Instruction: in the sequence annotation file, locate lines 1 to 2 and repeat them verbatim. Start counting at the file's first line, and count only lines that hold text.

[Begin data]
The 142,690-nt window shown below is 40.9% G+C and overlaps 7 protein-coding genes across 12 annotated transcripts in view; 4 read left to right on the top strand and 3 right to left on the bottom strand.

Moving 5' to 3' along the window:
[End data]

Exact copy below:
The 142,690-nt window shown below is 40.9% G+C and overlaps 7 protein-coding genes across 12 annotated transcripts in view; 4 read left to right on the top strand and 3 right to left on the bottom strand.

Moving 5' to 3' along the window: